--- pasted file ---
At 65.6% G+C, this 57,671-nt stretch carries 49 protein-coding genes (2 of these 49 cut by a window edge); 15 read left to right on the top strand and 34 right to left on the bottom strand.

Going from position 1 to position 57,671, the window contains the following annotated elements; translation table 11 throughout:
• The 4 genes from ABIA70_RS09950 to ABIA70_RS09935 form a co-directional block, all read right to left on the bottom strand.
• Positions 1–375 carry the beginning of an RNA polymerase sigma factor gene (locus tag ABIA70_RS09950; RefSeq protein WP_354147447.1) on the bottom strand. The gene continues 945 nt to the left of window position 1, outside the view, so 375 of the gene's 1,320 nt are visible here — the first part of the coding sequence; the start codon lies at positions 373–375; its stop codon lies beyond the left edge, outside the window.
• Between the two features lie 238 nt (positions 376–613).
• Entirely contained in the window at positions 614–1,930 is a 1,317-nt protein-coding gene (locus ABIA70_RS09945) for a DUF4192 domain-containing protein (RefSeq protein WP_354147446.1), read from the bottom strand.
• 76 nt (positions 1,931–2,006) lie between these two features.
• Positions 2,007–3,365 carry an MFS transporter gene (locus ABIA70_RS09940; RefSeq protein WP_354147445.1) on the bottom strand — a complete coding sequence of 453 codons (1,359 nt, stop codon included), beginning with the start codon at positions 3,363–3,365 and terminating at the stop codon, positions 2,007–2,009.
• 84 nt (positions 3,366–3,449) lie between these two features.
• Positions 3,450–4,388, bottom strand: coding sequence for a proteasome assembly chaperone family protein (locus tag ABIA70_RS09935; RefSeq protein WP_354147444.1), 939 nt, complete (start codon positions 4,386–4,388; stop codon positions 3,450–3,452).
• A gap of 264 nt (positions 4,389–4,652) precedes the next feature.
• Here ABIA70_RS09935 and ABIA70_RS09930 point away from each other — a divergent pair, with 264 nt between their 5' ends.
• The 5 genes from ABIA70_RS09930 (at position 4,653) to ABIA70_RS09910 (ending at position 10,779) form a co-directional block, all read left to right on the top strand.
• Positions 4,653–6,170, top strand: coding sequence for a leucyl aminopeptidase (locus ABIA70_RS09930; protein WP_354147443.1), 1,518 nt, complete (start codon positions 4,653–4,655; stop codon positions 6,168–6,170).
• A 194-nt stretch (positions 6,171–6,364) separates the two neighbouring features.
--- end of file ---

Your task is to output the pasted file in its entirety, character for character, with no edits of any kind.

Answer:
At 65.6% G+C, this 57,671-nt stretch carries 49 protein-coding genes (2 of these 49 cut by a window edge); 15 read left to right on the top strand and 34 right to left on the bottom strand.

Going from position 1 to position 57,671, the window contains the following annotated elements; translation table 11 throughout:
• The 4 genes from ABIA70_RS09950 to ABIA70_RS09935 form a co-directional block, all read right to left on the bottom strand.
• Positions 1–375 carry the beginning of an RNA polymerase sigma factor gene (locus tag ABIA70_RS09950; RefSeq protein WP_354147447.1) on the bottom strand. The gene continues 945 nt to the left of window position 1, outside the view, so 375 of the gene's 1,320 nt are visible here — the first part of the coding sequence; the start codon lies at positions 373–375; its stop codon lies beyond the left edge, outside the window.
• Between the two features lie 238 nt (positions 376–613).
• Entirely contained in the window at positions 614–1,930 is a 1,317-nt protein-coding gene (locus ABIA70_RS09945) for a DUF4192 domain-containing protein (RefSeq protein WP_354147446.1), read from the bottom strand.
• 76 nt (positions 1,931–2,006) lie between these two features.
• Positions 2,007–3,365 carry an MFS transporter gene (locus ABIA70_RS09940; RefSeq protein WP_354147445.1) on the bottom strand — a complete coding sequence of 453 codons (1,359 nt, stop codon included), beginning with the start codon at positions 3,363–3,365 and terminating at the stop codon, positions 2,007–2,009.
• 84 nt (positions 3,366–3,449) lie between these two features.
• Positions 3,450–4,388, bottom strand: coding sequence for a proteasome assembly chaperone family protein (locus tag ABIA70_RS09935; RefSeq protein WP_354147444.1), 939 nt, complete (start codon positions 4,386–4,388; stop codon positions 3,450–3,452).
• A gap of 264 nt (positions 4,389–4,652) precedes the next feature.
• Here ABIA70_RS09935 and ABIA70_RS09930 point away from each other — a divergent pair, with 264 nt between their 5' ends.
• The 5 genes from ABIA70_RS09930 (at position 4,653) to ABIA70_RS09910 (ending at position 10,779) form a co-directional block, all read left to right on the top strand.
• Positions 4,653–6,170, top strand: coding sequence for a leucyl aminopeptidase (locus ABIA70_RS09930; protein WP_354147443.1), 1,518 nt, complete (start codon positions 4,653–4,655; stop codon positions 6,168–6,170).
• A 194-nt stretch (positions 6,171–6,364) separates the two neighbouring features.